Computer Science Curriculum

Pedagogical philosophy

Broadly speaking, the CS program’s pedagogical philosophy is to support the inquiry of students in contexts that make sense to them.  Students learn well by working together on team projects. The abstract concepts of computer science are more compelling when they advance some goal that is shared by a group of peers, and where abstractions are connected to accessible artifacts.

In the early courses of the curriculum, projects are often small, enabling a student or team to verify or correct their understanding of a fundamental concept quickly.  The end of the Software Design course marks the first extensive team project, comprising the final third of the course.  On reflection, many students have described this project as a defining moment, where they prepare themselves to invest in other team project experiences throughout the curriculum.

In the middle of the curriculum, students plunge into areas that require more background.  Here they become acquainted with standard core topic areas in computer science, such as algorithms, systems, languages, and theory, which they will need to take on projects with more impact. At St. Olaf, we include computing ethics among the required core topics, focusing on a practical method of socio-technical analysis.

The upper-level curriculum includes the Senior Capstone–a one-semester course that features a modest team research project, an ethical analysis of that project, and multiple forms of communication about students’ work throughout the project.

Together, the determination and creativity of our students, combined with specific knowledge of the faculty in their respective research areas, helps to create an effective learning community.

CS major

The major begins with foundation courses that present fundamental skills and an introduction to CS problem solving through hands-on experience. The foundation and subsequent core courses are intended to span many of the expectations for an undergraduate computer science major curriculum set forth in the ACM/IEEE 2013 guidelines, and advanced courses and electives provide options for depth. Several themes appear throughout the major: breadth-first introductory courses; team collaboration (often interdisciplinary) and project-based learning; development of communication skills; thoughtful, structured analysis of ethical and social issues in computing; and undergraduate research, beginning with project-building skills in early courses and continuing through advanced experiences such as the CSCI 390 Senior Capstone Seminar.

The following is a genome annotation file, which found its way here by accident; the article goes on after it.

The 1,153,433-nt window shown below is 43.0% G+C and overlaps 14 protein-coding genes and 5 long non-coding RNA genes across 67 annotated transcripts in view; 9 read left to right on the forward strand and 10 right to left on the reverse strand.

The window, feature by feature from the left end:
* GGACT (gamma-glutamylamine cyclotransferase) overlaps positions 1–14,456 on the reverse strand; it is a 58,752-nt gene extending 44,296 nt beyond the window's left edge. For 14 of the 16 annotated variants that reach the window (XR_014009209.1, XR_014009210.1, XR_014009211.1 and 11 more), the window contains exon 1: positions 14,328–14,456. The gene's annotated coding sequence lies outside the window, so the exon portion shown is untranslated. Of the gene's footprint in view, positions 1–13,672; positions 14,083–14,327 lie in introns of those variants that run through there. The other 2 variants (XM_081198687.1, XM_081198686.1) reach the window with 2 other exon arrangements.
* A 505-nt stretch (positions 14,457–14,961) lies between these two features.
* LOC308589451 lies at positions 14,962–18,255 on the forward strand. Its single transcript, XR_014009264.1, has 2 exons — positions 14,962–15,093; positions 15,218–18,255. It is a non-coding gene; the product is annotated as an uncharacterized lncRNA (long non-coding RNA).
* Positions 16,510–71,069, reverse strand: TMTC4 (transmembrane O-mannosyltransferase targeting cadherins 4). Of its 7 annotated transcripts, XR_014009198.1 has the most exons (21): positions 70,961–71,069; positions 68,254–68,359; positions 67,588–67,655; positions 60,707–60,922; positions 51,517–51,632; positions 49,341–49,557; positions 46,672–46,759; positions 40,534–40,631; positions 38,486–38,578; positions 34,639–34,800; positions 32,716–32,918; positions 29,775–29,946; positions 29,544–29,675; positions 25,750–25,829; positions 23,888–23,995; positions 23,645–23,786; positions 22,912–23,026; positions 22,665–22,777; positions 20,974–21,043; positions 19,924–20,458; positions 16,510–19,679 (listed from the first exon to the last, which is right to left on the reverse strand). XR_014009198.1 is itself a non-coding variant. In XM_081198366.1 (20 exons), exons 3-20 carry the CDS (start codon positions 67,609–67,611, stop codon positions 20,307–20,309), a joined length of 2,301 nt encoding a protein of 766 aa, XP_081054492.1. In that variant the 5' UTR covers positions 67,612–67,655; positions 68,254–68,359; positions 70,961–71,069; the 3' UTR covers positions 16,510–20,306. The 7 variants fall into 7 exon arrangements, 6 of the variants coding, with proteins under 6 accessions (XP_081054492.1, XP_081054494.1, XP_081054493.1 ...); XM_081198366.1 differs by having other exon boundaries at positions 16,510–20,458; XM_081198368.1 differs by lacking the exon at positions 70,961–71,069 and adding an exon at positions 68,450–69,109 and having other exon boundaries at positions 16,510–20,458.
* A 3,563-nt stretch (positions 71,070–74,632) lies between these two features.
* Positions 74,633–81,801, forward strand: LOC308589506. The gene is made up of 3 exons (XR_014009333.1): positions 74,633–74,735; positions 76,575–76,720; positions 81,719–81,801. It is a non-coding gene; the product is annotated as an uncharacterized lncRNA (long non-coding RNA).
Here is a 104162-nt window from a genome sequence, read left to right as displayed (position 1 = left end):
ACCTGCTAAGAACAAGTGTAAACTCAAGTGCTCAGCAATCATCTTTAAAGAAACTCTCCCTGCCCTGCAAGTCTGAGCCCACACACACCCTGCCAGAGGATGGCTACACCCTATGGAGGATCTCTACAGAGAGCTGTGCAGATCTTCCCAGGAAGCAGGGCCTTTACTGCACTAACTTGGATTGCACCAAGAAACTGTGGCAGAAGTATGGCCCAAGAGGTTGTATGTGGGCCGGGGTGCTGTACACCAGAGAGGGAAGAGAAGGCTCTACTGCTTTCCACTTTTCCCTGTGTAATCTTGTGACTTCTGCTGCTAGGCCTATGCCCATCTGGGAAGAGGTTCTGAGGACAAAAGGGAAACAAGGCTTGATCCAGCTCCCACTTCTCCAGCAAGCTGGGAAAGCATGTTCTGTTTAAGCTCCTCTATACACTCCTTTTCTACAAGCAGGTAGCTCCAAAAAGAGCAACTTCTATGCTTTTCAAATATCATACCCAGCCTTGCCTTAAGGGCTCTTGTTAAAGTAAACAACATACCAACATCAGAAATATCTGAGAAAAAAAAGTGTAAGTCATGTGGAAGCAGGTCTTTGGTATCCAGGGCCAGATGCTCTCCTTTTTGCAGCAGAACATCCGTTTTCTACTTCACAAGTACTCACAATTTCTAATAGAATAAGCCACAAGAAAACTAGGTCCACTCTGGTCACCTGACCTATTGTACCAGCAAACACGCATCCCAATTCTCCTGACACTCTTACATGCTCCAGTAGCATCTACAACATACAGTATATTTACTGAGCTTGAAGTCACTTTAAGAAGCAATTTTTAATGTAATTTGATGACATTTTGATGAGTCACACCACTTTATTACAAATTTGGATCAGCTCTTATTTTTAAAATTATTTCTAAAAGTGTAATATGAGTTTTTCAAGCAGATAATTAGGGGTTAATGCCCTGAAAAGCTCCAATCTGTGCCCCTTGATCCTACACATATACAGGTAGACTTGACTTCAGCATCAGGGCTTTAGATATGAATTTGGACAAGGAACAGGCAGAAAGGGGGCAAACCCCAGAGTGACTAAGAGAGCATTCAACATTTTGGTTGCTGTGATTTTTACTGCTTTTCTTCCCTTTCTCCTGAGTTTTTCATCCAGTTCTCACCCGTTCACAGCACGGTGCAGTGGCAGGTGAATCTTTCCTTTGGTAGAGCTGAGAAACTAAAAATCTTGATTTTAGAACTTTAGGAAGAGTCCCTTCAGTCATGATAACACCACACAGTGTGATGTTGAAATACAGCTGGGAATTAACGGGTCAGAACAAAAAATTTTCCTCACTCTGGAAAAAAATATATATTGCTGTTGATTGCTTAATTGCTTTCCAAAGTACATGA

A student arranges for a computer science major by completing an individual plan in consultation with a computer science faculty member or CS program director (see the CSMaP).

Majors must adhere to the following guidelines, arranged in four levels:

Foundations (5 courses):

  • an introductory course in CS (either 121 or 125) or prior relevant experience, followed by
  • Linear Algebra (MATH 220), and a subsequent proofs course,
  • Hardware Design (CSCI 241), and
  • Software Design (CSCI 251) and its accompanying lab (CSCI 252) in any order.
  • Core (5 courses) in standard computer science topics:

Algorithms and Data Structures (CSCI 253),

  • Ethical Issues in Software Design (CSCI 263),
  • a computer `languages’ course (one of CSCI 276, 333 or 336),
  • a computer systems course (one of CSCI 273, 284, or the 300-topics course in PDC)

Electives (2 courses) giving a deeper exposure to selected aspects of the discipline of computer science:

  • can include second courses in languages or systems,
  • A level III topics course (such as Artificial Intelligence or Robotics), or
  • courses from outside of CS including a physics course (Electronics), a math course (Computational Geometry), and an MSCS course (Algorithms for Decision Making); and

Capstone (1 course): the senior-level capstone integrative experience.